Tips to Help You Educate Your Parents About Social Distancing
- Social distancing is an important practice that must be adopted by all during the COVID-19 pandemic. However, explaining its importance to the elderly may be very challenging.
- If your parents are less likely to heed your advice, then seek the assistance of someone they trust, such as a pastor, a sibling, or a family friend.
- Ensure that your parents get accurate, evidence-based information from reliable sources like the CDC.
Discussions between parents and their children on this subject are usually stressful, and in some cases lead to annoyance and frustration on both sides.
If your parent treats the CDC guidelines on hygiene and social distancing with levity, here are some tips that can help you converse respectfully and effectively with them.
Ensure that you’re are the right person for the conversation
It is a fact that children, no matter how old or young they may be, might not be in the best position to educate their parents about habits (social and hygiene) related to the SARS-CoV-2.
It is also a fact that many seniors still see their children (adults) as kids. If you are in such a situation, you’re better off hiring a trusted messenger for the job.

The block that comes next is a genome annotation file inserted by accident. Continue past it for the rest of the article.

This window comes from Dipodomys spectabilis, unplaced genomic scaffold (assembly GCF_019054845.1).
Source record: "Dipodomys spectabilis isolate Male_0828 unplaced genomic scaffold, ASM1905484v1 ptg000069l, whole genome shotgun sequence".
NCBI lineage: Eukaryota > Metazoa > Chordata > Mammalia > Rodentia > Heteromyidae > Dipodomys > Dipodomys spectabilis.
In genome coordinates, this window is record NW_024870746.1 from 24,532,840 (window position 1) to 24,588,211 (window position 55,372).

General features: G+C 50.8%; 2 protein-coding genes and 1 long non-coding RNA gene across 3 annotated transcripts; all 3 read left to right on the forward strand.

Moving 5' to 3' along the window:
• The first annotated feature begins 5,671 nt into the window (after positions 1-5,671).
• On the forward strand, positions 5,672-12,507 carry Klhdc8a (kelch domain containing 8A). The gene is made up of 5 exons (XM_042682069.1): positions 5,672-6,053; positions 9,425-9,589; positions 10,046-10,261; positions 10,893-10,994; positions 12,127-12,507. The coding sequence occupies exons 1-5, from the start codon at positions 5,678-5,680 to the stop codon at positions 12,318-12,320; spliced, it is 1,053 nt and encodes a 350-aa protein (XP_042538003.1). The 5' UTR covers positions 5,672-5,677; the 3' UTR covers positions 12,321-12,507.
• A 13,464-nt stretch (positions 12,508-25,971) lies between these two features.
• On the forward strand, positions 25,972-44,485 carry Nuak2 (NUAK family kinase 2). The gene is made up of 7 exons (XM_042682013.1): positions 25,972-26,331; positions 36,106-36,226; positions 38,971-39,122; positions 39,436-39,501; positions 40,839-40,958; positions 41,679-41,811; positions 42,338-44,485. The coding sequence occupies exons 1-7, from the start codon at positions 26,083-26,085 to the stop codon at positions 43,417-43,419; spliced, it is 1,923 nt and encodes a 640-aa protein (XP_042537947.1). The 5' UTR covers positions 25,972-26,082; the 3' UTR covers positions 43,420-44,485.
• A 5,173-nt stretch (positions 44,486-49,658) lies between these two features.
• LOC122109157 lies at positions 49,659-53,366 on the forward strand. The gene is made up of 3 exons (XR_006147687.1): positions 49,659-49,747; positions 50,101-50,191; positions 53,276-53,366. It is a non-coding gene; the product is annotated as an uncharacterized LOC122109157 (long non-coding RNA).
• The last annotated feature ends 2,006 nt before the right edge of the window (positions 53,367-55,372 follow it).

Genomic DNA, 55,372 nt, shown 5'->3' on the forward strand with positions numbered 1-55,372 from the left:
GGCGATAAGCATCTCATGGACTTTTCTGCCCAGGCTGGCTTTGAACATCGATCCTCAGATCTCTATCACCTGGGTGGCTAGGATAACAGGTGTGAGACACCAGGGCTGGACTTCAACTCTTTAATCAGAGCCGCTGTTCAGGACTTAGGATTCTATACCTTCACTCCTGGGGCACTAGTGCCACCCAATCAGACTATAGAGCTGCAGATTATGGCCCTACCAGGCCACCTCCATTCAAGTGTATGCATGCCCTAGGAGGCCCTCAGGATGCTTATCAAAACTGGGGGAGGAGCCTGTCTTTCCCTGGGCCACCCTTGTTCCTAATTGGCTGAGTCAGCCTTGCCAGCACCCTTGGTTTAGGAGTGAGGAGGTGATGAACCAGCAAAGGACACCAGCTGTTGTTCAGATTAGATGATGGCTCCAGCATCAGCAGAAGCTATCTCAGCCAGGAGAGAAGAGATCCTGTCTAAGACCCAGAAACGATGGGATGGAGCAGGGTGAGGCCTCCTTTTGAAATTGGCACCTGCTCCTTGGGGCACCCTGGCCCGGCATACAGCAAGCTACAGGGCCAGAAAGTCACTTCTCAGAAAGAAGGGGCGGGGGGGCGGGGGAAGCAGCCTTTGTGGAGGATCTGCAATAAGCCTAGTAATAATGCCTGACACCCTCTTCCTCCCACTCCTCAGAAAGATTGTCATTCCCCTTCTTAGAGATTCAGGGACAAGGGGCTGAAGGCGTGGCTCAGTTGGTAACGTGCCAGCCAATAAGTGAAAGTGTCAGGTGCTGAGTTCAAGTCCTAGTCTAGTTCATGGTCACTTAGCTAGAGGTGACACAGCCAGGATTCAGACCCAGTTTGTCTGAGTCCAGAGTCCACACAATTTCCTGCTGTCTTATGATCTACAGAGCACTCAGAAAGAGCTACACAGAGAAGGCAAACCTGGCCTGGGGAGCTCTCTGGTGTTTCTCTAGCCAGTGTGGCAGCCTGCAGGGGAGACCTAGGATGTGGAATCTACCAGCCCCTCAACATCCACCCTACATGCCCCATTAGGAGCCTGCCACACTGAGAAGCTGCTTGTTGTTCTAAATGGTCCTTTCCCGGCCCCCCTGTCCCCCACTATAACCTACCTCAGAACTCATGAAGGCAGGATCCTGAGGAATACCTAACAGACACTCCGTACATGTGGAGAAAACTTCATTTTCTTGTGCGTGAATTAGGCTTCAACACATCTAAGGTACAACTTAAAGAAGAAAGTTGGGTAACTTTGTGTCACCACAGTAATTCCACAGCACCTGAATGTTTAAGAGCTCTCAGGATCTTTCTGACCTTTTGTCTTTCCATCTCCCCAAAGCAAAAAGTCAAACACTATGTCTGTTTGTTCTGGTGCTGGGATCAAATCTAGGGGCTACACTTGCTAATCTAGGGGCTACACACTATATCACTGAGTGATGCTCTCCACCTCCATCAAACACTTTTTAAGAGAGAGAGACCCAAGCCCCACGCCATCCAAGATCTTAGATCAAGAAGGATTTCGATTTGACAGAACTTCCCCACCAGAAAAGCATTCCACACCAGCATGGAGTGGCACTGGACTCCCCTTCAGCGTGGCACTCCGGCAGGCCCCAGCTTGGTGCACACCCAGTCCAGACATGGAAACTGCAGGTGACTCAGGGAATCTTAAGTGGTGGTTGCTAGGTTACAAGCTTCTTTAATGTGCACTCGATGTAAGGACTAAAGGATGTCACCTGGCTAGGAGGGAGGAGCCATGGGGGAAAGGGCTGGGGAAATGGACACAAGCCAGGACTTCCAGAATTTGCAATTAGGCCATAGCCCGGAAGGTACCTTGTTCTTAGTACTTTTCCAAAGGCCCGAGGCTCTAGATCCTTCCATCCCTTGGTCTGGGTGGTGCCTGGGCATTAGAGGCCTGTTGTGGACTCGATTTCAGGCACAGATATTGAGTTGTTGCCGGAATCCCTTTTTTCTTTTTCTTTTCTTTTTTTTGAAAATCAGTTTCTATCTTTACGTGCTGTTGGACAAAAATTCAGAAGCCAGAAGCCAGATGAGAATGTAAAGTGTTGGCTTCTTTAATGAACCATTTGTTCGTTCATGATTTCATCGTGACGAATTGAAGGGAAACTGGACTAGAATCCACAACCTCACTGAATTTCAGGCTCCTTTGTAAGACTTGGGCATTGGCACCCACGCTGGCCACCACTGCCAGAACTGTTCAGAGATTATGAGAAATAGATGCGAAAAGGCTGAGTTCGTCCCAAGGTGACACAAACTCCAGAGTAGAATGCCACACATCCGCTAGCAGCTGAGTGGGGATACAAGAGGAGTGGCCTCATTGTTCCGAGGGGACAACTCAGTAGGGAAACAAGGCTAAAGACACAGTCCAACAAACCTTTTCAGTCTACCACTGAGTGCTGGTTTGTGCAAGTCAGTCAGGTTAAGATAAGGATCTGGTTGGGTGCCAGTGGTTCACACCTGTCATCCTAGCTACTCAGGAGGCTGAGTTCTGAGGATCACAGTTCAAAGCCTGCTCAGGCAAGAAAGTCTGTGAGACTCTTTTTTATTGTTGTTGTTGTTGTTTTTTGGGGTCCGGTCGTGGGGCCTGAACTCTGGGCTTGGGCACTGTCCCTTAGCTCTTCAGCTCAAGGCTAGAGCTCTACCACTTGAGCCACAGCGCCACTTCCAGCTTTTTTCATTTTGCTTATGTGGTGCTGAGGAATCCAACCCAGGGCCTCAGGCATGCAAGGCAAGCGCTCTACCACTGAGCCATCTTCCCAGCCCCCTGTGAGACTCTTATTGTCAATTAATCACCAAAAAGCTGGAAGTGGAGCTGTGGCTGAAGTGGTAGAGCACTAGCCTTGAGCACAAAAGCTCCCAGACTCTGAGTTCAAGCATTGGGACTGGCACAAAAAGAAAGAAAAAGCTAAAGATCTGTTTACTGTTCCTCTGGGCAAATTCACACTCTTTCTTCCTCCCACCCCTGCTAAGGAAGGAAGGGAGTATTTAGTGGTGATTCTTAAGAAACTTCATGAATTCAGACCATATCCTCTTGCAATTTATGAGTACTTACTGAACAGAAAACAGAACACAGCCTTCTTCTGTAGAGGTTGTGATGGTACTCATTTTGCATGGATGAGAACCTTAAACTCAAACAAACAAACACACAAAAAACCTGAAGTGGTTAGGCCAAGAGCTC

Consider that person that your parent is comfortable with, that person they trust. It may be a pastor, a sibling, or a family friend.
Do not come from a place of control, but of love
Make it clear to your parents that the reason for having this conversation with them is because of how much you love them, and how much you desire to seem them live healthily for many years to come. Most times, this conversation may feel like it is about control. But you have to let them know that it isn’t.
Ask many questions
Begin all conversations with curiosity and respect. There’s no need to bring in righteousness & condescension. An adult child may be right, but then, no matter how right the child thinks he or she is, it certainly doesn’t inspire a fully functional parent.
You have to ask your parents as many questions as you can so you can understand the driving force behind their behavior. Pay close attention to their responses. Once you get where they are coming from, express it to them verbally that you understand their point of view.
Usually, people’s behavior changes when we figure out their driving force. Thereafter, you can assist your parents to identify and change their behavior. This is very different compared to instructing them on what to do.
Information shared with your parents should come from trustworthy sources
Inquire from your parents their source of information. Most members of the older generation subscribe to sources that have downplayed the pandemic, stating that social distancing and lockdowns are unnecessary.
Ensure that your parents get the right information, science-based information, from the CDC and other trustworthy sources.
Accept that no one can control you except you
So, even if you can’t win your parents over, you still have to show them love, respect, and support.
Every older adult needs connectedness during this time, so, educate your parents on new ways to connect, and make sure you stay connected.